• Furthermore, our product roadmap includes plans to implement support for various additional storage modules. This includes plans for time-series storage modules such as InfluxDB as well as support for big data modules such as Apache Hadoop. These modules will be useful for applications where very large datasets are generated over time (such as time-series data, continuously streaming sensor data, etc.).

We are in the process of developing shareable benchmarking data, which will be made available upon completion. We would also welcome the opportunity to explore any specific requirements you might have in order to develop benchmarks that are based on actual projected usage patterns.


Smile includes support for authentication based on both internal and external identity providers. It ships with a self-contained database module that may be used to store user accounts, including passwords that are stored using a configurable salted hash algorithm for maximum security. Smile also includes the ability to integrate with external user directories, such as an external LDAP database or external Microsoft Active Directory installation. When using this mechanism, all authentication decisions are delegated to the external system, and credentials are not kept in Smile’s internal database.

We believe very strongly in the SMART on FHIR model for OAuth2/OpenID Connect based authorization of health apps against a health data infostructure/infrastructure. Smile includes the ability to act as a SMART on FHIR compatible OAuth2/OpenID Connect server, and has OAuth2 scope-granting screens that have been customized to display accessible definitions of the scopes being authorized. For example, the SMART patient /*.read scope can be displayed as “Access any data for patient”, reflecting a definition that users will understand.

Smile includes a complete access-control mechanism that is built around these scopes. It is able to recognize that a user has a specific set of SMART on FHIR scopes for which they have been authorized, and can block FHIR requests and responses exceeding the limits of those scopes.

Smile also includes support for consuming SMART on FHIR tokens that have been supplied by an external provider. Because the OAuth2 specifications do not specify a standard mechanism for token verification, it is not possible to certify that the product can interoperate out-of-the-box with an arbitrary provider; however, Smile is designed to be capable of integration with any conformant OAuth2 provider.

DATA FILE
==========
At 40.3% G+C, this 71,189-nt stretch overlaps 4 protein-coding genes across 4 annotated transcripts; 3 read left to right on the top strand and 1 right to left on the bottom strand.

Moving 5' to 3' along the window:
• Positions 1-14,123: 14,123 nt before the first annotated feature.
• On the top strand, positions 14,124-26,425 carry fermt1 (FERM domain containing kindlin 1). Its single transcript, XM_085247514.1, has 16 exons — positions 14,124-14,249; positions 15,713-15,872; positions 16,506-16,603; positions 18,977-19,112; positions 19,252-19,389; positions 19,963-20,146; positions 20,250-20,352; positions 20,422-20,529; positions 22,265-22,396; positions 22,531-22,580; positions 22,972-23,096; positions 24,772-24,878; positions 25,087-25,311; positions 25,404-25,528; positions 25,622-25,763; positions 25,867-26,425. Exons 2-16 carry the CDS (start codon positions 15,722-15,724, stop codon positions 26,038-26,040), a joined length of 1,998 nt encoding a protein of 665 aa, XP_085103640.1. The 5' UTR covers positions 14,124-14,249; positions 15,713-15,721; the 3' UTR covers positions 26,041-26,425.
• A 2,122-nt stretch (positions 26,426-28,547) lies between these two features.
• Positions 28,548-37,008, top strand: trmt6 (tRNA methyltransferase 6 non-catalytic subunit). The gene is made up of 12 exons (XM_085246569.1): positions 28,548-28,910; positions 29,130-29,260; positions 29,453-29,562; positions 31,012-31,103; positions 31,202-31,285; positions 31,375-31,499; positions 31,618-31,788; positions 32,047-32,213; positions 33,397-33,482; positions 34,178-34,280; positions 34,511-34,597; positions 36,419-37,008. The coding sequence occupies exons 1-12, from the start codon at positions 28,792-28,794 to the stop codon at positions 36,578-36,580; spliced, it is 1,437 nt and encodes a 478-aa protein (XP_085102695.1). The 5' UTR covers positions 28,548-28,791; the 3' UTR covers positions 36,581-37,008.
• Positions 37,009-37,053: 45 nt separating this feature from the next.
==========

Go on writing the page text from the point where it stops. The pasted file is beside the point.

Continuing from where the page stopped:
Smile includes support for all SMART on FHIR commonly used scopes that are relevant to a CDR-type deployment (e.g. excluding scopes which only make sense in the context of an EHR/EMR-based app deployment).

This includes:

  • patient/*.read- permission to read any resource for the current patient
  • user/*.*- permission to read and write all resources that the current user can access
  • openid profile- permission to read and write all resources that the current user can access
  • online_access- request a refresh_token that can be used to obtain a new access token to replace an expired one, and that will be usable for as long as the end-user remains online
  • offline_access- request a refresh_token that can be used to obtain a new access token to replace an expired one, even after the end-user no long is online after the access token expires

It is important to note that in the context of a standalone CDR, the concept of current patient has a less consistent definition than it does in the context of an EHR/EMR. Some discussion regarding specific customer requirements will ensure that the system can be configured to provide complete privacy.

Potential Uses

Smile is ideally suited to support messaging-based input from patients, remote monitoring tooling, and health care providers. We do not take a prescriptive approach to FHIR resources; instead we support all elements of the specification. This flexibility allows application designers to select the most appropriate messaging for their needs. The extensive search and query support in Smile makes retrieving and using the information simple. Smile is designed to scale rapidly, and to support very large data sets, which is useful when collecting large amounts of information generated by remote monitoring systems from the general population. Smile can be a direct recipient of data from automated systems and a storage node for user applications designed to meet constituent needs.